Walkthrough: Using IntelliTrace


This article applies to Visual Studio 2015. If you're looking for the latest Visual Studio documentation, see Visual Studio documentation. We recommend upgrading to the latest version of Visual Studio. Download it here

You can use IntelliTrace to collect information about specific events or categories of events, or about individual function calls in addition to events. The following procedures show how to do this.

You can use IntelliTrace in Visual Studio Enterprise edition (but not the Professional or Community editions).

Using IntelliTrace with events only

You can try debugging with just IntelliTrace events. IntelliTrace events are debugger events, exceptions, .NET Framework events, and other system events. You should turn on or turn off specific events to control the events that IntelliTrace records before you start debugging. For more information, see IntelliTrace Features.

The following steps show how to debug with IntelliTrace events only:

  1. Turn on the IntelliTrace event for File Access. Go to the Tools / Options / IntelliTrace / IntelliTrace Events page, and expand the File category. Check the File event category. This causes all the file events (access, close, delete) to be checked.

  2. Create a C# console application. In the Program.cs file, add the following using statement:

    using System.IO;  
  3. Create a FileStream in the Main method, read from it, close it, and delete the file. Add another line just to have a place to set a breakpoint:

    static void Main(string[] args)  
        FileStream fs = File.Create("WordSearchInputs.txt");  
  4. Set a breakpoint on Console.WriteLine("done");

  5. Start debugging as usual. (Press F5 or click Debug / Start Debugging.


    Keep the Locals and Autos windows open while you’re debugging to see and record the values in those windows.

  6. Execution stops at the breakpoint. If you do not see the Diagnostic Tools window, click Debug / Windows / IntelliTrace Events.

    In the Diagnostic Tools window, find the Events tab (You should see 3 tabs, Events, Memory Usage, and CPU Usage). The Events tab shows a chronological list of events, ending with the last event before the debugger broke execution. You should see an event named Access WordSearchInputs.txt.

    The following screenshot is from Visual Studio 2015 Update 1.


  7. Select the event to expand its details.

    The following screenshot is from Visual Studio 2015 Update 1.


    You can choose the pathname link to open the file. If the full pathname is not available, the Open File dialog box appears.

    Click Activate Historical Debugging, which sets the debugger’s context to the time when the selected event was collected, showing historical data in the Call Stack, Locals and the other participating debugger windows. If source code is available, Visual Studio moves the pointer to the corresponding code in the source window so you can examine it.

    The following screenshot is from Visual Studio 2015 Update 1.


  8. If you didn't find the bug, try examining other events leading up to the bug. You can also have IntelliTrace record call information so you can step through function calls.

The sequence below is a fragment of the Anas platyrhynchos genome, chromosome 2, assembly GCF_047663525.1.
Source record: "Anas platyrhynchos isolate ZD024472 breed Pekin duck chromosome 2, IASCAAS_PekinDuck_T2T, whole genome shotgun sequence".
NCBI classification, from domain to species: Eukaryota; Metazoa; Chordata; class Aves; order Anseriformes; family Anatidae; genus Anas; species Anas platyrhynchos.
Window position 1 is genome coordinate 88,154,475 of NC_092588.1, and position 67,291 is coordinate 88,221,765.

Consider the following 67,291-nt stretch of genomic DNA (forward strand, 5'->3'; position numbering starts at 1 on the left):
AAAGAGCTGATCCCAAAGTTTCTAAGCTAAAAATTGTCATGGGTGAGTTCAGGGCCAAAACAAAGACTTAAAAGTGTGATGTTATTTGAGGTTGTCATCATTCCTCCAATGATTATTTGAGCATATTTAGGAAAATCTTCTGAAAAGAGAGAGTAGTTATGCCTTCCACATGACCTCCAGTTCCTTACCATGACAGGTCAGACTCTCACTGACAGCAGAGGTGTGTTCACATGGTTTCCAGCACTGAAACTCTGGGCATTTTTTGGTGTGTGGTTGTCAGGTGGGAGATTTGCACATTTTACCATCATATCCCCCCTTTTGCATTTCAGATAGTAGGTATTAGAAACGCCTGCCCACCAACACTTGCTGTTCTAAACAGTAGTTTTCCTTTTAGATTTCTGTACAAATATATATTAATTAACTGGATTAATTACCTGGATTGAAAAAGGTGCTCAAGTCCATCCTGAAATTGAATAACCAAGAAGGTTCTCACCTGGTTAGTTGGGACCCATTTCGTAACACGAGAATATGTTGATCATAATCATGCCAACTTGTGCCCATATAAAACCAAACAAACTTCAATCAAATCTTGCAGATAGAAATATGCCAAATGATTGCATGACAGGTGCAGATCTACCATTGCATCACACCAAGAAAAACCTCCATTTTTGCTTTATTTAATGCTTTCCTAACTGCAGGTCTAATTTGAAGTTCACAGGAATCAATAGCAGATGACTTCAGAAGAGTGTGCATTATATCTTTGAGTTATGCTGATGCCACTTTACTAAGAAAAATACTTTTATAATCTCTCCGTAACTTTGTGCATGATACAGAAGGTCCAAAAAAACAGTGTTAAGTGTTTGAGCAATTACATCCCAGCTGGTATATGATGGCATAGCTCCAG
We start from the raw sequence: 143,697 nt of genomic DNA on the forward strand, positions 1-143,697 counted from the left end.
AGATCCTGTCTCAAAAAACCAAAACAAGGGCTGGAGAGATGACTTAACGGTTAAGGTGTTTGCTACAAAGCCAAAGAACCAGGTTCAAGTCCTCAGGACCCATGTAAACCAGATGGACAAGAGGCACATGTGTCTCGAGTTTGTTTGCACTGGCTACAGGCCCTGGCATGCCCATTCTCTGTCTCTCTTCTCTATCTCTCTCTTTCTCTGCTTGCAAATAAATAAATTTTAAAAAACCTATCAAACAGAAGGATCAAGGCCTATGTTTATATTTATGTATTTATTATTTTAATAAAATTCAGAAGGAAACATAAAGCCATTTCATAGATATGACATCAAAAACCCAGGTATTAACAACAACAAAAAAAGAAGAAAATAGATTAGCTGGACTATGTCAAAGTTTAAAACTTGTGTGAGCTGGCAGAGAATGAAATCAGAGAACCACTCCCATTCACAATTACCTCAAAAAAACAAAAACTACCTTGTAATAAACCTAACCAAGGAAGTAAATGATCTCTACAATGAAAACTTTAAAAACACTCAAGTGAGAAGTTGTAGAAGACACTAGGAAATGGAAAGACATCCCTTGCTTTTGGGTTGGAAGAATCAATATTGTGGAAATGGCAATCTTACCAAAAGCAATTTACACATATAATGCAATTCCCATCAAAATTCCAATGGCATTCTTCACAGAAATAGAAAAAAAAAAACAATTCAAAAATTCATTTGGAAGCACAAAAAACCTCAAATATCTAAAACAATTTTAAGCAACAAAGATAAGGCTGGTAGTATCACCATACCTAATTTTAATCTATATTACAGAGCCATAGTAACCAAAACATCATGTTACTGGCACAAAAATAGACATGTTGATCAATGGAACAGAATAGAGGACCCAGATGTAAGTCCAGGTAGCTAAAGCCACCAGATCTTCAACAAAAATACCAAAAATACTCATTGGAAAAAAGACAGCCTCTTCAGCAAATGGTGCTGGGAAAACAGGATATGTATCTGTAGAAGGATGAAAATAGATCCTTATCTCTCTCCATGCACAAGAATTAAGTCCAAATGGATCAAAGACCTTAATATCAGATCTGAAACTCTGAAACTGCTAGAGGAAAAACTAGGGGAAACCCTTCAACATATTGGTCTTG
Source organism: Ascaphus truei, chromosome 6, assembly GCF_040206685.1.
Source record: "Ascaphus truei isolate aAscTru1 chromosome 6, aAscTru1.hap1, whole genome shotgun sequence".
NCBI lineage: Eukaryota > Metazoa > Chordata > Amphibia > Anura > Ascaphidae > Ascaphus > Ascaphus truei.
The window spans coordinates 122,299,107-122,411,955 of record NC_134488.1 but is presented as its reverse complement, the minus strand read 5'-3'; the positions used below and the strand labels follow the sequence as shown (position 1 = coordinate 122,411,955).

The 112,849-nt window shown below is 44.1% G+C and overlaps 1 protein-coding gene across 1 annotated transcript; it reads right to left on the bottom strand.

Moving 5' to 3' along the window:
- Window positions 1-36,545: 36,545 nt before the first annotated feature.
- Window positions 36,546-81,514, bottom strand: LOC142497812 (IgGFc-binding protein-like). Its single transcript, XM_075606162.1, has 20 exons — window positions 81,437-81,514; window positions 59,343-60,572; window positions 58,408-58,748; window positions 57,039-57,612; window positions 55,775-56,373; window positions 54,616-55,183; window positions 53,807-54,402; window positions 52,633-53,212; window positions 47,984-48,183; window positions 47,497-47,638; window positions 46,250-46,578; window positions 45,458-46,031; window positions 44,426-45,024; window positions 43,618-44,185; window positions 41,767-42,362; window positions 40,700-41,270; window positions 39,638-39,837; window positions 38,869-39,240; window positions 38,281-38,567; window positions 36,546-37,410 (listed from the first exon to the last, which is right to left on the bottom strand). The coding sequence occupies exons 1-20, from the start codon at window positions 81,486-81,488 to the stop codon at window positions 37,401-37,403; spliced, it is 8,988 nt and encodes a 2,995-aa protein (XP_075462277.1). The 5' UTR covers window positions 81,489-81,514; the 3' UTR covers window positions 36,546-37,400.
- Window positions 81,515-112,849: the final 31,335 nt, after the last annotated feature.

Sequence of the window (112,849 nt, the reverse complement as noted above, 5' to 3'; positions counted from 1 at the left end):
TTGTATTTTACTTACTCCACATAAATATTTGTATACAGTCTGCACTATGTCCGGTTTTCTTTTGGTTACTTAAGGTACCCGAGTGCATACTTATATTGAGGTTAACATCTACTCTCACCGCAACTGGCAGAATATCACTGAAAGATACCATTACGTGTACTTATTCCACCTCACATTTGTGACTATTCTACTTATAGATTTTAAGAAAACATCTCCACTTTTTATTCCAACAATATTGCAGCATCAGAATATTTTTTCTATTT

Using IntelliTrace with events and function calls

IntelliTrace can record function calls along with events. This lets you see the call stack history and step backward and forward through calls in your code. IntelliTrace records data such as function names, function entry and exit points, and certain parameter values and return values. See IntelliTrace Features.

  1. Turn on call collection. (On Tools / Options / IntelliTrace / General, select IntelliTrace events and call information. IntelliTrace will start collecting this information when the next debugging session starts.


    This might slow down your application and increase the size of any IntelliTrace log files (.iTrace files) that you're saving to disk. To get the most call data but minimize the effects, record data from only those modules that interest you. To change the maximum size of your .iTrace files, go to Tools / Options / IntelliTrace / Advanced, and specify the maximum amount of disk space. The default is 250 MB.

  2. Start debugging the C# console application created in the previous section. Execution stops at the breakpoint. If you do not see the Diagnostic Tools window, click Debug / Windows / IntelliTrace Events.

  3. Switch to the Calls tab.

    Now you see your application's function calls, starting with the root call (in the current solution, the Main entry point) and ending with the location at which execution broke.

    Select one of the function calls and double-click it. You should see the function entry and exit points, as well as the calls that the current call made to other functions and the IntelliTrace events raised by the call. If you do not have historical debugging turned on, this action turns it on. To find out more about historical debugging, see Historical Debugging.


    You may see that some calls are dimmed. This is because IntelliTrace didn't record data from the corresponding modules. To see this data, have IntelliTrace collect data from those modules. For information about specifying modules, see IntelliTrace Features.

Next Steps